there is no "recommended" size for transactions logs .ldf or databases .mdf in SQL server. SQL Server autoshrinks databases that have a large amount of free space. Only those databases where the autoshrink option has been set to true are candidates for this process. The server checks the space usage in each database periodically. If a database is found with a lot of empty space and it has the autoshrink option set to true, SQL Server reduces the size of the files in the database. You can also use SQL Server Enterprise Manager or the DBCC SHRINKDATABASE and DBCC SHRINKFILE statements to shrink the files of a database manually.
Files are always shrunk from the end. For example, if you have a 5 GB file and specify 4GB as the target_size in a DBCC SHRINKDB statement, SQL Server will free as much space as it can from the last 1 GB of the file. If there are used pages in the part of the file being released, SQL Server first relocates the pages to the part being retained. You can only shrink a database to the point where it has no free space remaining. For example, if a 5GB database has 4 GB of data and you specify 3 GB as the target_size of a DBCC SHRINKDATABASE statement, only 1 GB will be freed.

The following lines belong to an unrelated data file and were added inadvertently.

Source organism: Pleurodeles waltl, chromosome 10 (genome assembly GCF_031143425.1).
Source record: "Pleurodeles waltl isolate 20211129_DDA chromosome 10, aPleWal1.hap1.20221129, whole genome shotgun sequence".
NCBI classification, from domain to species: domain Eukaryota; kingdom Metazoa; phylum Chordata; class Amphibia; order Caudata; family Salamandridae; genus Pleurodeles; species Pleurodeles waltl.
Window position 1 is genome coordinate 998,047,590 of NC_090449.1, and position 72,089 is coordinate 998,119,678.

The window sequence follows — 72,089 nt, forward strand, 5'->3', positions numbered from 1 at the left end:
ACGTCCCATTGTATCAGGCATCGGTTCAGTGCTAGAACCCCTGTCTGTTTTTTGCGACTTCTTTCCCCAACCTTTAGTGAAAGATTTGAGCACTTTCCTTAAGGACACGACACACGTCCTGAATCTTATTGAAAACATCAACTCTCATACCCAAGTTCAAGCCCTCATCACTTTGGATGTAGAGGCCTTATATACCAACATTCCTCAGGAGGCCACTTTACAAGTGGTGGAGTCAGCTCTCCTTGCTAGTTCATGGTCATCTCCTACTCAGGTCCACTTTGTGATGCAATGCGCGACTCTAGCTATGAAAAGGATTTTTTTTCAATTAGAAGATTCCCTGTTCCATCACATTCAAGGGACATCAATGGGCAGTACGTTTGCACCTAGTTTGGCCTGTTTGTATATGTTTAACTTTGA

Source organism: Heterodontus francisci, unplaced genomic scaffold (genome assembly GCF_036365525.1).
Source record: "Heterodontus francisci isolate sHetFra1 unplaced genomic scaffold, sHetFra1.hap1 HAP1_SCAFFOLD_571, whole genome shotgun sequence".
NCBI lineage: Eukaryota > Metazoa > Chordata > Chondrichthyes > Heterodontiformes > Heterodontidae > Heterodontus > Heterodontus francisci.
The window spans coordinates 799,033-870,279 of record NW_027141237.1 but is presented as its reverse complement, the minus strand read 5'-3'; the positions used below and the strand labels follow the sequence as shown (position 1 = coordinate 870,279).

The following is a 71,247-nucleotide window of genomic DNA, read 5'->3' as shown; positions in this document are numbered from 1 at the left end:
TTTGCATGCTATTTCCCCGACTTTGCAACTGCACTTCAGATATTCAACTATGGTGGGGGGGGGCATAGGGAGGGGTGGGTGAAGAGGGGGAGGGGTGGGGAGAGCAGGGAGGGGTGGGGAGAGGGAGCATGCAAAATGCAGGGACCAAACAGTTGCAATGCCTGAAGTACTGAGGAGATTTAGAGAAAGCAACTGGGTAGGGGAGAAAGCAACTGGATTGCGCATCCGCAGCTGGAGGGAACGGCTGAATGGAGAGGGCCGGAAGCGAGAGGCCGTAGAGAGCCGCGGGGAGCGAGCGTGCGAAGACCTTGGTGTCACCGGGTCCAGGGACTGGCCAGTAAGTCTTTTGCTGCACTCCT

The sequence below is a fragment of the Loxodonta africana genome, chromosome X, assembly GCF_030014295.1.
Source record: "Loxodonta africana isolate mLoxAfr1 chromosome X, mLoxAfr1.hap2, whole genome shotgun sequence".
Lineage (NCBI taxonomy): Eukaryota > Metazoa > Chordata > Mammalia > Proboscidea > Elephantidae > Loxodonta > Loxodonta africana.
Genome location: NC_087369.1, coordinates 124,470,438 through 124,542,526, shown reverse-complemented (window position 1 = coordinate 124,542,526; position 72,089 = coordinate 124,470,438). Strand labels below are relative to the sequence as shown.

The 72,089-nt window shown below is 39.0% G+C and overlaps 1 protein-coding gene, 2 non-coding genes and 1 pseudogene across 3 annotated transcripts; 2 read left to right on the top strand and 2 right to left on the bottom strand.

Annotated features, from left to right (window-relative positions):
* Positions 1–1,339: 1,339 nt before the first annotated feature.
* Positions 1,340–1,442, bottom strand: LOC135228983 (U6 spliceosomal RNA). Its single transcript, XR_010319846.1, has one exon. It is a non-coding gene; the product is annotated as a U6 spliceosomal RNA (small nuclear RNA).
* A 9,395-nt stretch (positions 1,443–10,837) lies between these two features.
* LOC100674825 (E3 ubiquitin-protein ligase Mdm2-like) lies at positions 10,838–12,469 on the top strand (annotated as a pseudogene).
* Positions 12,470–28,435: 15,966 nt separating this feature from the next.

If a DBCC SHRINKDATABASE or DBCC SHRINKFILE statement cannot reclaim all the space in a log file, the statement will issue an informational message indicating what action you must perform to make more space eligible to be freed
like with exchange, deciding which partition to put transaction logs on or separating transaction logs from the database files means NOTHING unless they are different PHYSICAL disks. I you have this luxary, then by all means take advantage of it.
"You might want to take a look at "White Paper: Physical Storage Best Practices for Cisco Unity with Microsoft Exchange," "
i guess this white paper would be informative however since he was asking about SQL it would be less so in this case. SQL, while having some paralells with exchange, is a different database.
Exchange transaction logs grow to 5mb and then a new one is created and so on where SQL maintains one continuous transaction log. Exchange transaction logs are truncated with a full database backup where obviously SQL's are not.
Your best bet with unity in my opinion is to leave things how they are unless you can move the transaction logs to a different physical disk or physical array
then your .mdf's and still you will not really notice a difference since you will not be constantly accessing data from this database like you would with a SQL server that was serving another enterprise data storage role.
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